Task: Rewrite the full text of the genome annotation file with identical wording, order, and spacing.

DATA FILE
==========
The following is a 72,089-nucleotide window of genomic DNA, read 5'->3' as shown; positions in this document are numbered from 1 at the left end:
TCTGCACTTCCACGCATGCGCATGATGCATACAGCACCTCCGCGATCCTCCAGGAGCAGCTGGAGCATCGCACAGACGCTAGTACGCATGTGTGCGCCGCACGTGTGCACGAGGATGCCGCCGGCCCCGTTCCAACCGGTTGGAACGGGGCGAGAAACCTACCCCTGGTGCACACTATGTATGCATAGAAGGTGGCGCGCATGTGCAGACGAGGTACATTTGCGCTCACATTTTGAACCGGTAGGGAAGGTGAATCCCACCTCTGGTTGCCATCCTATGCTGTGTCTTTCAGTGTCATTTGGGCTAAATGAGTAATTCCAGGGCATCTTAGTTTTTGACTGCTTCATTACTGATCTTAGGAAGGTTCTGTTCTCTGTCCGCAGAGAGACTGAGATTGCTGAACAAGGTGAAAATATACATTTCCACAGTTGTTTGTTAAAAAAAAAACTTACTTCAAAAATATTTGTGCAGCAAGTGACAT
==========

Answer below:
The following is a 72,089-nucleotide window of genomic DNA, read 5'->3' as shown; positions in this document are numbered from 1 at the left end:
TCTGCACTTCCACGCATGCGCATGATGCATACAGCACCTCCGCGATCCTCCAGGAGCAGCTGGAGCATCGCACAGACGCTAGTACGCATGTGTGCGCCGCACGTGTGCACGAGGATGCCGCCGGCCCCGTTCCAACCGGTTGGAACGGGGCGAGAAACCTACCCCTGGTGCACACTATGTATGCATAGAAGGTGGCGCGCATGTGCAGACGAGGTACATTTGCGCTCACATTTTGAACCGGTAGGGAAGGTGAATCCCACCTCTGGTTGCCATCCTATGCTGTGTCTTTCAGTGTCATTTGGGCTAAATGAGTAATTCCAGGGCATCTTAGTTTTTGACTGCTTCATTACTGATCTTAGGAAGGTTCTGTTCTCTGTCCGCAGAGAGACTGAGATTGCTGAACAAGGTGAAAATATACATTTCCACAGTTGTTTGTTAAAAAAAAAACTTACTTCAAAAATATTTGTGCAGCAAGTGACAT